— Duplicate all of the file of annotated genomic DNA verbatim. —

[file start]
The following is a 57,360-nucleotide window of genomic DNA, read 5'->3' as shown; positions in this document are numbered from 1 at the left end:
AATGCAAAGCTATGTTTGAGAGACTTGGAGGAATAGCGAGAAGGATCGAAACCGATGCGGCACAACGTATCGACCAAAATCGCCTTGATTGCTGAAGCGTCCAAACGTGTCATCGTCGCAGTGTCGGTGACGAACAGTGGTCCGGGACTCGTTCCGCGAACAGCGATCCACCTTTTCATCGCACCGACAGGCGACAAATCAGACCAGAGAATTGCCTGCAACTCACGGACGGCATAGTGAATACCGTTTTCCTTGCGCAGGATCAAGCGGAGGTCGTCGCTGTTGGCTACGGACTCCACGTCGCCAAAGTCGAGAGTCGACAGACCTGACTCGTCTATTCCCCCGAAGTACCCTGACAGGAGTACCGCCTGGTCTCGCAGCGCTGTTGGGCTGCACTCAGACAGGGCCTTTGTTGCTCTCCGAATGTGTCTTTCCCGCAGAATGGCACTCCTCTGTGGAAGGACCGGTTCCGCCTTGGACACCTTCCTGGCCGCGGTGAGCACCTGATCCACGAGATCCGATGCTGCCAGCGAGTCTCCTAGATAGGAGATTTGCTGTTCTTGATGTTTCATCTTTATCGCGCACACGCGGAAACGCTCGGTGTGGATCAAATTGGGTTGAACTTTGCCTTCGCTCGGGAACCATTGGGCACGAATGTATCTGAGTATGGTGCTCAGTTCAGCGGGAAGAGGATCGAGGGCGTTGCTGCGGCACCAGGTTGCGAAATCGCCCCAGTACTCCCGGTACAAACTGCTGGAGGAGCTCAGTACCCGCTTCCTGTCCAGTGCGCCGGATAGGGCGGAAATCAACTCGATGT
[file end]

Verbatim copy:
The following is a 57,360-nucleotide window of genomic DNA, read 5'->3' as shown; positions in this document are numbered from 1 at the left end:
AATGCAAAGCTATGTTTGAGAGACTTGGAGGAATAGCGAGAAGGATCGAAACCGATGCGGCACAACGTATCGACCAAAATCGCCTTGATTGCTGAAGCGTCCAAACGTGTCATCGTCGCAGTGTCGGTGACGAACAGTGGTCCGGGACTCGTTCCGCGAACAGCGATCCACCTTTTCATCGCACCGACAGGCGACAAATCAGACCAGAGAATTGCCTGCAACTCACGGACGGCATAGTGAATACCGTTTTCCTTGCGCAGGATCAAGCGGAGGTCGTCGCTGTTGGCTACGGACTCCACGTCGCCAAAGTCGAGAGTCGACAGACCTGACTCGTCTATTCCCCCGAAGTACCCTGACAGGAGTACCGCCTGGTCTCGCAGCGCTGTTGGGCTGCACTCAGACAGGGCCTTTGTTGCTCTCCGAATGTGTCTTTCCCGCAGAATGGCACTCCTCTGTGGAAGGACCGGTTCCGCCTTGGACACCTTCCTGGCCGCGGTGAGCACCTGATCCACGAGATCCGATGCTGCCAGCGAGTCTCCTAGATAGGAGATTTGCTGTTCTTGATGTTTCATCTTTATCGCGCACACGCGGAAACGCTCGGTGTGGATCAAATTGGGTTGAACTTTGCCTTCGCTCGGGAACCATTGGGCACGAATGTATCTGAGTATGGTGCTCAGTTCAGCGGGAAGAGGATCGAGGGCGTTGCTGCGGCACCAGGTTGCGAAATCGCCCCAGTACTCCCGGTACAAACTGCTGGAGGAGCTCAGTACCCGCTTCCTGTCCAGTGCGCCGGATAGGGCGGAAATCAACTCGATGT